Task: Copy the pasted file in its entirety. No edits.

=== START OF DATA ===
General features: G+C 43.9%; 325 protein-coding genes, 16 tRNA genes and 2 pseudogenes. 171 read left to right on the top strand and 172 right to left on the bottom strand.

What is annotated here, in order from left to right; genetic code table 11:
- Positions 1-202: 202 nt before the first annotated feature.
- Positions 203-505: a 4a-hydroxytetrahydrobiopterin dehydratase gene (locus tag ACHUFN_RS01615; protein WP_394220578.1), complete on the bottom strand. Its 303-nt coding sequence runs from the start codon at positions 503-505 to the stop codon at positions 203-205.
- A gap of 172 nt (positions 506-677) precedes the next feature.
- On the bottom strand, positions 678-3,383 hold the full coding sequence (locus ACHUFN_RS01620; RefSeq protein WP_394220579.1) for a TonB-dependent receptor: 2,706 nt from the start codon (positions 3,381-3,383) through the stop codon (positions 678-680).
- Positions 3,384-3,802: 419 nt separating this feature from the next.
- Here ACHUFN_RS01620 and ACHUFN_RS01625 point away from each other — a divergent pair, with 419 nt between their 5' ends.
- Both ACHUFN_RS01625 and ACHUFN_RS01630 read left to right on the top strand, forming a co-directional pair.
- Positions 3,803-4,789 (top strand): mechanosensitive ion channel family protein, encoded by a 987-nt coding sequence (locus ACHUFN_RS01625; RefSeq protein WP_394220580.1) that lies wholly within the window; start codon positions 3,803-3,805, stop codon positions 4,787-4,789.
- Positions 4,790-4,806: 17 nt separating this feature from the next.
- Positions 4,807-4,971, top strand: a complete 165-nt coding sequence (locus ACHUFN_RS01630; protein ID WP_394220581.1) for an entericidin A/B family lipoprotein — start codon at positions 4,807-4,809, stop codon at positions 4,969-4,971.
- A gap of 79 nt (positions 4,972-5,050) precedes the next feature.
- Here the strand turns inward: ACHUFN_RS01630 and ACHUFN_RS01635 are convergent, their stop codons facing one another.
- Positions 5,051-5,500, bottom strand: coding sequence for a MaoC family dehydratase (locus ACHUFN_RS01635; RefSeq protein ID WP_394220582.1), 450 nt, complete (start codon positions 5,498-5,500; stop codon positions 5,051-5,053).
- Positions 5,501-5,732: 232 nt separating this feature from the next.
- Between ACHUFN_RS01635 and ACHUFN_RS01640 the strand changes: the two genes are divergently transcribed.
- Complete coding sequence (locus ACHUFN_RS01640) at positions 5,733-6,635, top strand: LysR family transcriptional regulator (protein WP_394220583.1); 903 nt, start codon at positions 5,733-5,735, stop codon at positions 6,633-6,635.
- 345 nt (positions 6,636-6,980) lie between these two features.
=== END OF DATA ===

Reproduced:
General features: G+C 43.9%; 325 protein-coding genes, 16 tRNA genes and 2 pseudogenes. 171 read left to right on the top strand and 172 right to left on the bottom strand.

What is annotated here, in order from left to right; genetic code table 11:
- Positions 1-202: 202 nt before the first annotated feature.
- Positions 203-505: a 4a-hydroxytetrahydrobiopterin dehydratase gene (locus tag ACHUFN_RS01615; protein WP_394220578.1), complete on the bottom strand. Its 303-nt coding sequence runs from the start codon at positions 503-505 to the stop codon at positions 203-205.
- A gap of 172 nt (positions 506-677) precedes the next feature.
- On the bottom strand, positions 678-3,383 hold the full coding sequence (locus ACHUFN_RS01620; RefSeq protein WP_394220579.1) for a TonB-dependent receptor: 2,706 nt from the start codon (positions 3,381-3,383) through the stop codon (positions 678-680).
- Positions 3,384-3,802: 419 nt separating this feature from the next.
- Here ACHUFN_RS01620 and ACHUFN_RS01625 point away from each other — a divergent pair, with 419 nt between their 5' ends.
- Both ACHUFN_RS01625 and ACHUFN_RS01630 read left to right on the top strand, forming a co-directional pair.
- Positions 3,803-4,789 (top strand): mechanosensitive ion channel family protein, encoded by a 987-nt coding sequence (locus ACHUFN_RS01625; RefSeq protein WP_394220580.1) that lies wholly within the window; start codon positions 3,803-3,805, stop codon positions 4,787-4,789.
- Positions 4,790-4,806: 17 nt separating this feature from the next.
- Positions 4,807-4,971, top strand: a complete 165-nt coding sequence (locus ACHUFN_RS01630; protein ID WP_394220581.1) for an entericidin A/B family lipoprotein — start codon at positions 4,807-4,809, stop codon at positions 4,969-4,971.
- A gap of 79 nt (positions 4,972-5,050) precedes the next feature.
- Here the strand turns inward: ACHUFN_RS01630 and ACHUFN_RS01635 are convergent, their stop codons facing one another.
- Positions 5,051-5,500, bottom strand: coding sequence for a MaoC family dehydratase (locus ACHUFN_RS01635; RefSeq protein ID WP_394220582.1), 450 nt, complete (start codon positions 5,498-5,500; stop codon positions 5,051-5,053).
- Positions 5,501-5,732: 232 nt separating this feature from the next.
- Between ACHUFN_RS01635 and ACHUFN_RS01640 the strand changes: the two genes are divergently transcribed.
- Complete coding sequence (locus ACHUFN_RS01640) at positions 5,733-6,635, top strand: LysR family transcriptional regulator (protein WP_394220583.1); 903 nt, start codon at positions 5,733-5,735, stop codon at positions 6,633-6,635.
- 345 nt (positions 6,636-6,980) lie between these two features.